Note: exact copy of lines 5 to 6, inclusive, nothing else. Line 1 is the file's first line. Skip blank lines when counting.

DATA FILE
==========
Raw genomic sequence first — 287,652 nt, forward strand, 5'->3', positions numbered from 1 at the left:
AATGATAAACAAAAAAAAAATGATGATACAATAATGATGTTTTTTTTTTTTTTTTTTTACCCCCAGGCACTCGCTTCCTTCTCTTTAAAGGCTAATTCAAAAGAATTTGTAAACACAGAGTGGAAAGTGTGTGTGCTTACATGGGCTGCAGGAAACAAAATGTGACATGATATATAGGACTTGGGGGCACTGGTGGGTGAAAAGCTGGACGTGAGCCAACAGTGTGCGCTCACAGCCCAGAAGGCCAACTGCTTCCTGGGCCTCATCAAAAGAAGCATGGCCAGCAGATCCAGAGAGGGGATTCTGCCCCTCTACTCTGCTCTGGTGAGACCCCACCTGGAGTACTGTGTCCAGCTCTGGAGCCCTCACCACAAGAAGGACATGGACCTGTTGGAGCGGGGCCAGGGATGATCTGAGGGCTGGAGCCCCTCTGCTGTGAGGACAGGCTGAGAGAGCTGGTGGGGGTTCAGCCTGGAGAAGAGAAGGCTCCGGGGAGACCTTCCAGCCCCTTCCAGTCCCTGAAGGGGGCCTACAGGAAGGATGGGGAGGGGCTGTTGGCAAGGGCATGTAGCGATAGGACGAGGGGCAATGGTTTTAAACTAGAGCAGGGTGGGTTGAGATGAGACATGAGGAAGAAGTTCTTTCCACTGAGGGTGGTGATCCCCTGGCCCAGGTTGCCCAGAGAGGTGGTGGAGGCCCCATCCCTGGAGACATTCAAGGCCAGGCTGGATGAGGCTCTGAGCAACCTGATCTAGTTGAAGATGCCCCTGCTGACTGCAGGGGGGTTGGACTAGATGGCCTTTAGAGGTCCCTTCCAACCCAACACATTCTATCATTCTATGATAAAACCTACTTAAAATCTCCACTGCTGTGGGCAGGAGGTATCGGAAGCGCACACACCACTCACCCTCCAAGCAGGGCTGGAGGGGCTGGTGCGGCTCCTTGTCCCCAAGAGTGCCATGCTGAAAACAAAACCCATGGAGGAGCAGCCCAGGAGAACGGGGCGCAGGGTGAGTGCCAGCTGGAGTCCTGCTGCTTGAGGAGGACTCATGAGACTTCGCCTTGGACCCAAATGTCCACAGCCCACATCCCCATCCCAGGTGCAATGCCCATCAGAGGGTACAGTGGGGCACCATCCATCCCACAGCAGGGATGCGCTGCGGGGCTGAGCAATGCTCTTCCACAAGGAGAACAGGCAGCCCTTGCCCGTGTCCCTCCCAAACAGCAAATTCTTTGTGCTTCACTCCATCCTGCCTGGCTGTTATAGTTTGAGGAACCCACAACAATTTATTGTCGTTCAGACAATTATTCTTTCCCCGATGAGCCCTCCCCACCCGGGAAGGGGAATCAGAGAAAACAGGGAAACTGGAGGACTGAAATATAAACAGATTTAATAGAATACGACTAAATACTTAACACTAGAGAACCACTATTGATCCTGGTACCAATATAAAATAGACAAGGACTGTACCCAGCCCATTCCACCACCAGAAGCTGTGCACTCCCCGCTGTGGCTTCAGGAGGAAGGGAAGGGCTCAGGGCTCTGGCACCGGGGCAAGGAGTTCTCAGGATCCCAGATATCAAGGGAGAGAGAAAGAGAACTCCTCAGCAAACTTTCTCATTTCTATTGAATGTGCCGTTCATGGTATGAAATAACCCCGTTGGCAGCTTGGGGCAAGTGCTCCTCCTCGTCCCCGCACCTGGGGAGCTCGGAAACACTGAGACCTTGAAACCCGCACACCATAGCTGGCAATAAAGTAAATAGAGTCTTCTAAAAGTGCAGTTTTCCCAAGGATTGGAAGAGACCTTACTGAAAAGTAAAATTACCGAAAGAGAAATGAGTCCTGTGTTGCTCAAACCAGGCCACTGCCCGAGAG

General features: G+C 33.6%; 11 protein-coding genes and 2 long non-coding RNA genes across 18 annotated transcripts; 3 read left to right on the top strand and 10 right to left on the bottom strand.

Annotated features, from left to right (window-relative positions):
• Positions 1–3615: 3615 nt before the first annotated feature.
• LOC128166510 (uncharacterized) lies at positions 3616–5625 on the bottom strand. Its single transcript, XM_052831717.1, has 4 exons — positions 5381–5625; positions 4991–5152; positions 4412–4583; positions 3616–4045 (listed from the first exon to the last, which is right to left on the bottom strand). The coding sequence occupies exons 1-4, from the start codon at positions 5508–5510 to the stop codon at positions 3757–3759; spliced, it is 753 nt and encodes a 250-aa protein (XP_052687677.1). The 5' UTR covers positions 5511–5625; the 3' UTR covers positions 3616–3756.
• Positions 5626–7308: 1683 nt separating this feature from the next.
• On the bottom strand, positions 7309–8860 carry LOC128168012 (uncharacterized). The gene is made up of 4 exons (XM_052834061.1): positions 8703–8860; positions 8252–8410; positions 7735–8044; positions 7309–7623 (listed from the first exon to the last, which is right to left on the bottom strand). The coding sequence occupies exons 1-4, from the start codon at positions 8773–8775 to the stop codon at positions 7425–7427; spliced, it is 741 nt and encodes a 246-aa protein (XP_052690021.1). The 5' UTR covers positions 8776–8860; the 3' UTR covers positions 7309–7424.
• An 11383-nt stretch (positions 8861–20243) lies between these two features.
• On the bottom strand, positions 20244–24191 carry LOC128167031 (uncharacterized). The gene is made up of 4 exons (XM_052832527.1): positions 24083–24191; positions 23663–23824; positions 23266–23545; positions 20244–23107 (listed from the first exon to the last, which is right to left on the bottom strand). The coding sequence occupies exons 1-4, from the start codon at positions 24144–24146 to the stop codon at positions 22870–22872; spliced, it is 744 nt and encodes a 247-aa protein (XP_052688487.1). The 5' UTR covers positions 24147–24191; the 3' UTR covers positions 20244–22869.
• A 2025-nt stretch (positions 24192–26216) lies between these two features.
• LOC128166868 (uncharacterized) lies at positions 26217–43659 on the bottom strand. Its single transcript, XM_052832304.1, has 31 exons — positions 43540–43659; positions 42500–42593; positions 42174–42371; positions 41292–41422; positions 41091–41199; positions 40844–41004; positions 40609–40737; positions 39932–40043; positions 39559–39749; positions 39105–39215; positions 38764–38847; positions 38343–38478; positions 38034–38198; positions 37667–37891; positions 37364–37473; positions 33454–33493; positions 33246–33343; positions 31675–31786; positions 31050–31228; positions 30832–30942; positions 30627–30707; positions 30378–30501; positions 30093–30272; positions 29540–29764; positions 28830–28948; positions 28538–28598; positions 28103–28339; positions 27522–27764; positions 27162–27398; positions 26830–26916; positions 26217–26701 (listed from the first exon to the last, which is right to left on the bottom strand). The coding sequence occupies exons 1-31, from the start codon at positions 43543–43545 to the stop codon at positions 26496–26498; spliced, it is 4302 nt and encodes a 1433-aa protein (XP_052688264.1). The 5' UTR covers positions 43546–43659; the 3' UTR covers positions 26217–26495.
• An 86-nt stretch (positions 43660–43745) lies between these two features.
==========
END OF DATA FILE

• Positions 1–3615: 3615 nt before the first annotated feature.
• LOC128166510 (uncharacterized) lies at positions 3616–5625 on the bottom strand. Its single transcript, XM_052831717.1, has 4 exons — positions 5381–5625; positions 4991–5152; positions 4412–4583; positions 3616–4045 (listed from the first exon to the last, which is right to left on the bottom strand). The coding sequence occupies exons 1-4, from the start codon at positions 5508–5510 to the stop codon at positions 3757–3759; spliced, it is 753 nt and encodes a 250-aa protein (XP_052687677.1). The 5' UTR covers positions 5511–5625; the 3' UTR covers positions 3616–3756.